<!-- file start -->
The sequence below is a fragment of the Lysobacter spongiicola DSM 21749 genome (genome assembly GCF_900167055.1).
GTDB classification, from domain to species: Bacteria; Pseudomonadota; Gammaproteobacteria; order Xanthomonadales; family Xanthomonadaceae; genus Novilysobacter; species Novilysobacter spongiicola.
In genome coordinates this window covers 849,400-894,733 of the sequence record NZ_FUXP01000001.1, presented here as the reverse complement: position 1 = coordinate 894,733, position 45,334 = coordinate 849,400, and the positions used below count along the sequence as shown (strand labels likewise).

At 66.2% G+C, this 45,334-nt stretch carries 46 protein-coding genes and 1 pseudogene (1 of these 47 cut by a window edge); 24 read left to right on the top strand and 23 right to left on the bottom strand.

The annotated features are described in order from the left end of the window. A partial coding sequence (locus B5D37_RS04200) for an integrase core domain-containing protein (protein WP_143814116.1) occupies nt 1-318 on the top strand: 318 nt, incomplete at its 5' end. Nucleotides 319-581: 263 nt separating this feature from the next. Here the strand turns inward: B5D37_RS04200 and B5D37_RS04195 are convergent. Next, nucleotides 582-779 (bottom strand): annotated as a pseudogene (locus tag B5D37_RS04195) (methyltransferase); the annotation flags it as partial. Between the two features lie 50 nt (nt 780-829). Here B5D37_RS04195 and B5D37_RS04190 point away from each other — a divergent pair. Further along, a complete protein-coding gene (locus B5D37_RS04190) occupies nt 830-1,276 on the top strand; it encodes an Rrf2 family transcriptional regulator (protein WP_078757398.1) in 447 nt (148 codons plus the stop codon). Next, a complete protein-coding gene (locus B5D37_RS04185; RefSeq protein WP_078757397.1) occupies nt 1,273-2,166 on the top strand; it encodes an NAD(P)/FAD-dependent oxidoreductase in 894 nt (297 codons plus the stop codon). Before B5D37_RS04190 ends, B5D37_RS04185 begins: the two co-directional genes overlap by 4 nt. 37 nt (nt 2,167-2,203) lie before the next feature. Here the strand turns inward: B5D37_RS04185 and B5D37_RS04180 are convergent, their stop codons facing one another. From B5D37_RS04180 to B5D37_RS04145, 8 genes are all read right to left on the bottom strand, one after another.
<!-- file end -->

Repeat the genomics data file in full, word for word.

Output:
The sequence below is a fragment of the Lysobacter spongiicola DSM 21749 genome (genome assembly GCF_900167055.1).
GTDB classification, from domain to species: Bacteria; Pseudomonadota; Gammaproteobacteria; order Xanthomonadales; family Xanthomonadaceae; genus Novilysobacter; species Novilysobacter spongiicola.
In genome coordinates this window covers 849,400-894,733 of the sequence record NZ_FUXP01000001.1, presented here as the reverse complement: position 1 = coordinate 894,733, position 45,334 = coordinate 849,400, and the positions used below count along the sequence as shown (strand labels likewise).

At 66.2% G+C, this 45,334-nt stretch carries 46 protein-coding genes and 1 pseudogene (1 of these 47 cut by a window edge); 24 read left to right on the top strand and 23 right to left on the bottom strand.

The annotated features are described in order from the left end of the window. A partial coding sequence (locus B5D37_RS04200) for an integrase core domain-containing protein (protein WP_143814116.1) occupies nt 1-318 on the top strand: 318 nt, incomplete at its 5' end. Nucleotides 319-581: 263 nt separating this feature from the next. Here the strand turns inward: B5D37_RS04200 and B5D37_RS04195 are convergent. Next, nucleotides 582-779 (bottom strand): annotated as a pseudogene (locus tag B5D37_RS04195) (methyltransferase); the annotation flags it as partial. Between the two features lie 50 nt (nt 780-829). Here B5D37_RS04195 and B5D37_RS04190 point away from each other — a divergent pair. Further along, a complete protein-coding gene (locus B5D37_RS04190) occupies nt 830-1,276 on the top strand; it encodes an Rrf2 family transcriptional regulator (protein WP_078757398.1) in 447 nt (148 codons plus the stop codon). Next, a complete protein-coding gene (locus B5D37_RS04185; RefSeq protein WP_078757397.1) occupies nt 1,273-2,166 on the top strand; it encodes an NAD(P)/FAD-dependent oxidoreductase in 894 nt (297 codons plus the stop codon). Before B5D37_RS04190 ends, B5D37_RS04185 begins: the two co-directional genes overlap by 4 nt. 37 nt (nt 2,167-2,203) lie before the next feature. Here the strand turns inward: B5D37_RS04185 and B5D37_RS04180 are convergent, their stop codons facing one another. From B5D37_RS04180 to B5D37_RS04145, 8 genes are all read right to left on the bottom strand, one after another.